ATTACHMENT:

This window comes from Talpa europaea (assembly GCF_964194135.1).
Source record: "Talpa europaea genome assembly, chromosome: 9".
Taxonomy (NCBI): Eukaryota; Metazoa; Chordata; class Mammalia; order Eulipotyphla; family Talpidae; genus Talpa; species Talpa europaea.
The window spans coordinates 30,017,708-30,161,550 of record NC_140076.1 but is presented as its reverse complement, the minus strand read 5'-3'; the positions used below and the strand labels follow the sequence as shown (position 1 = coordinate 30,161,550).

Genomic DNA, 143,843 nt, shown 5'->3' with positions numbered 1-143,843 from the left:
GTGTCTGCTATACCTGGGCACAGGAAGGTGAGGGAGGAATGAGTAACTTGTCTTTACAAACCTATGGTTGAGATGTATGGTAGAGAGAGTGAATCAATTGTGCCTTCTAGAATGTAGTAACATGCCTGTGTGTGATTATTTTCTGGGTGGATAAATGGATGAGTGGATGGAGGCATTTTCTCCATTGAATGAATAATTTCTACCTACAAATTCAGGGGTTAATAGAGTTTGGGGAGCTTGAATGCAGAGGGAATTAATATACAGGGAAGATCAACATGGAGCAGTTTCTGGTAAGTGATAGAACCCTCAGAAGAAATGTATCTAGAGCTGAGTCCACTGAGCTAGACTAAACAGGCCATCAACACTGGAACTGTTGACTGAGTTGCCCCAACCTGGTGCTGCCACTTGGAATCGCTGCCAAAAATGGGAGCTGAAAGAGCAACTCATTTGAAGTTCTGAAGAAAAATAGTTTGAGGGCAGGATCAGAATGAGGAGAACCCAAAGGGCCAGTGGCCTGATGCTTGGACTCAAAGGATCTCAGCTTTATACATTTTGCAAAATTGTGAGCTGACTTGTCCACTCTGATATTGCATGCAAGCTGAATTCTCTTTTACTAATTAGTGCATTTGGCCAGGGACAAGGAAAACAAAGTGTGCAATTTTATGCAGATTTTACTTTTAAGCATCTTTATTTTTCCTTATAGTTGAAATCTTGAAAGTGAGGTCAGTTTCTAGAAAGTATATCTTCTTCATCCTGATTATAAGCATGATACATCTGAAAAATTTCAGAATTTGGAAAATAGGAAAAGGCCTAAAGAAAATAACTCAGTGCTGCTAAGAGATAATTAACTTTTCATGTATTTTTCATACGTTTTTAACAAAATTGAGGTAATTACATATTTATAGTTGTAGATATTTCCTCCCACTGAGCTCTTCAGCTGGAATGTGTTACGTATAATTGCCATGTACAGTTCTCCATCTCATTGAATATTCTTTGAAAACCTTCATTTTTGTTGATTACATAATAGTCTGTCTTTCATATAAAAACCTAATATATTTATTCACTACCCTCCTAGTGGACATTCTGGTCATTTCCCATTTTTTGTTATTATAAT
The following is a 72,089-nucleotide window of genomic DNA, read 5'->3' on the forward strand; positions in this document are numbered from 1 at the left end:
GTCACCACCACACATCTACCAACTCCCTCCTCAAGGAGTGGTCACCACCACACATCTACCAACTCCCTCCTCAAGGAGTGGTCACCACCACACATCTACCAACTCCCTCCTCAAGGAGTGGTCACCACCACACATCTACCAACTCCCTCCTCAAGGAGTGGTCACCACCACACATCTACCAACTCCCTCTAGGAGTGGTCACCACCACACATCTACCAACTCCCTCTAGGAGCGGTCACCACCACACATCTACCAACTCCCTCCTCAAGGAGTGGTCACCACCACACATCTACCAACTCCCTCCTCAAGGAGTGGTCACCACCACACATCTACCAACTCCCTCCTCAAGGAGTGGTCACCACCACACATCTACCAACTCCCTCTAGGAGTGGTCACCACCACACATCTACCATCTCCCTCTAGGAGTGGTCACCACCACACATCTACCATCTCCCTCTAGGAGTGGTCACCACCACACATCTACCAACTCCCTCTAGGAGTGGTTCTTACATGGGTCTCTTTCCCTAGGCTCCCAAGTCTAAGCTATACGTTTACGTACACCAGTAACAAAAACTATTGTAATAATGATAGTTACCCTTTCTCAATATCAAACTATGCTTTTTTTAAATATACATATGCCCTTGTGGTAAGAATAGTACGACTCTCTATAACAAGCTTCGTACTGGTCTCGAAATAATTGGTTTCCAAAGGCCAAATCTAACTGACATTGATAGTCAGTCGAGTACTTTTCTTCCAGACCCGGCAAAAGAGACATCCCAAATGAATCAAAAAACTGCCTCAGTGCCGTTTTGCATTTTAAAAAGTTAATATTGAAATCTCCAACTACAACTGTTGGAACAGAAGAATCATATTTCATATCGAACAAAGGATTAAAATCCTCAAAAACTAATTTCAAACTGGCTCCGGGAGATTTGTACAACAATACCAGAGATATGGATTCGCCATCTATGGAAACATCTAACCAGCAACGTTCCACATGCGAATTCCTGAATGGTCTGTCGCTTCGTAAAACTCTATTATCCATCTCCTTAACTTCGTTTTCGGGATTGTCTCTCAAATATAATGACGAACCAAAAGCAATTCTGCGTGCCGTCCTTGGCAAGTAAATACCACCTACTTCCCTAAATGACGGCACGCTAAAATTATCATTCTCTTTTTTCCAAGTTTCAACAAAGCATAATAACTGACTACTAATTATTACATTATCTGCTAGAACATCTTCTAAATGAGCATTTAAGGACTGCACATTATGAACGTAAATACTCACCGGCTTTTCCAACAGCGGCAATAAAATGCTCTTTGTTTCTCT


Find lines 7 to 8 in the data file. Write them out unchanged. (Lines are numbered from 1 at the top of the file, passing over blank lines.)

The following is a 72,089-nucleotide window of genomic DNA, read 5'->3' on the forward strand; positions in this document are numbered from 1 at the left end:
GTCACCACCACACATCTACCAACTCCCTCCTCAAGGAGTGGTCACCACCACACATCTACCAACTCCCTCCTCAAGGAGTGGTCACCACCACACATCTACCAACTCCCTCCTCAAGGAGTGGTCACCACCACACATCTACCAACTCCCTCCTCAAGGAGTGGTCACCACCACACATCTACCAACTCCCTCTAGGAGTGGTCACCACCACACATCTACCAACTCCCTCTAGGAGCGGTCACCACCACACATCTACCAACTCCCTCCTCAAGGAGTGGTCACCACCACACATCTACCAACTCCCTCCTCAAGGAGTGGTCACCACCACACATCTACCAACTCCCTCCTCAAGGAGTGGTCACCACCACACATCTACCAACTCCCTCTAGGAGTGGTCACCACCACACATCTACCATCTCCCTCTAGGAGTGGTCACCACCACACATCTACCATCTCCCTCTAGGAGTGGTCACCACCACACATCTACCAACTCCCTCTAGGAGTGGTTCTTACATGGGTCTCTTTCCCTAGGCTCCCAAGTCTAAGCTATACGTTTACGTACACCAGTAACAAAAACTATTGTAATAATGATAGTTACCCTTTCTCAATATCAAACTATGCTTTTTTTAAATATACATATGCCCTTGTGGTAAGAATAGTACGACTCTCTATAACAAGCTTCGTACTGGTCTCGAAATAATTGGTTTCCAAAGGCCAAATCTAACTGACATTGATAGTCAGTCGAGTACTTTTCTTCCAGACCCGGCAAAAGAGACATCCCAAATGAATCAAAAAACTGCCTCAGTGCCGTTTTGCATTTTAAAAAGTTAATATTGAAATCTCCAACTACAACTGTTGGAACAGAAGAATCATATTTCATATCGAACAAAGGATTAAAATCCTCAAAAACTAATTTCAAACTGGCTCCGGGAGATTTGTACAACAATACCAGAGATATGGATTCGCCATCTATGGAAACATCTAACCAGCAACGTTCCACATGCGAATTCCTGAATGGTCTGTCGCTTCGTAAAACTCTATTATCCATCTCCTTAACTTCGTTTTCGGGATTGTCTCTCAAATATAATGACGAACCAAAAGCAATTCTGCGTGCCGTCCTTGGCAAGTAAATACCACCTACTTCCCTAAATGACGGCACGCTAAAATTATCATTCTCTTTTTTCCAAGTTTCAACAAAGCATAATAACTGACTACTAATTATTACATTATCTGCTAGAACATCTTCTAAATGAGCATTTAAGGACTGCACATTATGAACGTAAATACTCACCGGCTTTTCCAACAGCGGCAATAAAATGCTCTTTGTTTCTCT